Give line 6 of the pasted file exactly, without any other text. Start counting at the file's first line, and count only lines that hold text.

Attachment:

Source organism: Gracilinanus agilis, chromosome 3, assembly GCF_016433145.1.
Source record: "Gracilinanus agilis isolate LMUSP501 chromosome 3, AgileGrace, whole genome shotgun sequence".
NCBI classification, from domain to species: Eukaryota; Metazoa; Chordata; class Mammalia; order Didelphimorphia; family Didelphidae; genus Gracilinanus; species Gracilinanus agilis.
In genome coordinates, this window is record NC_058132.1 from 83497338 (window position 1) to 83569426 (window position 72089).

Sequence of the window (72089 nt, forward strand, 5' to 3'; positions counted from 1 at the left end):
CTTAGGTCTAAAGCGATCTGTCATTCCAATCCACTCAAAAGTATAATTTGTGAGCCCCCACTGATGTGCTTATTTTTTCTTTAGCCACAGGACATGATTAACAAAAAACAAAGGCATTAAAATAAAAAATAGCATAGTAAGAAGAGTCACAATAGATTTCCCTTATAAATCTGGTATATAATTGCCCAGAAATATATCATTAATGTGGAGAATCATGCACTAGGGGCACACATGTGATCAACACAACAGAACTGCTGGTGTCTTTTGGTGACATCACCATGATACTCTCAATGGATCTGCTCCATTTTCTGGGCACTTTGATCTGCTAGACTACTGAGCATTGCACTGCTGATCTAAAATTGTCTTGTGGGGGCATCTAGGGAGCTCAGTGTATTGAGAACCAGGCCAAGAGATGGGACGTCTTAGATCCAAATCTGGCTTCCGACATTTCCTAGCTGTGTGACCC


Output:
CTTAGGTCTAAAGCGATCTGTCATTCCAATCCACTCAAAAGTATAATTTGTGAGCCCCCACTGATGTGCTTATTTTTTCTTTAGCCACAGGACATGATTAACAAAAAACAAAGGCATTAAAATAAAAAATAGCATAGTAAGAAGAGTCACAATAGATTTCCCTTATAAATCTGGTATATAATTGCCCAGAAATATATCATTAATGTGGAGAATCATGCACTAGGGGCACACATGTGATCAACACAACAGAACTGCTGGTGTCTTTTGGTGACATCACCATGATACTCTCAATGGATCTGCTCCATTTTCTGGGCACTTTGATCTGCTAGACTACTGAGCATTGCACTGCTGATCTAAAATTGTCTTGTGGGGGCATCTAGGGAGCTCAGTGTATTGAGAACCAGGCCAAGAGATGGGACGTCTTAGATCCAAATCTGGCTTCCGACATTTCCTAGCTGTGTGACCC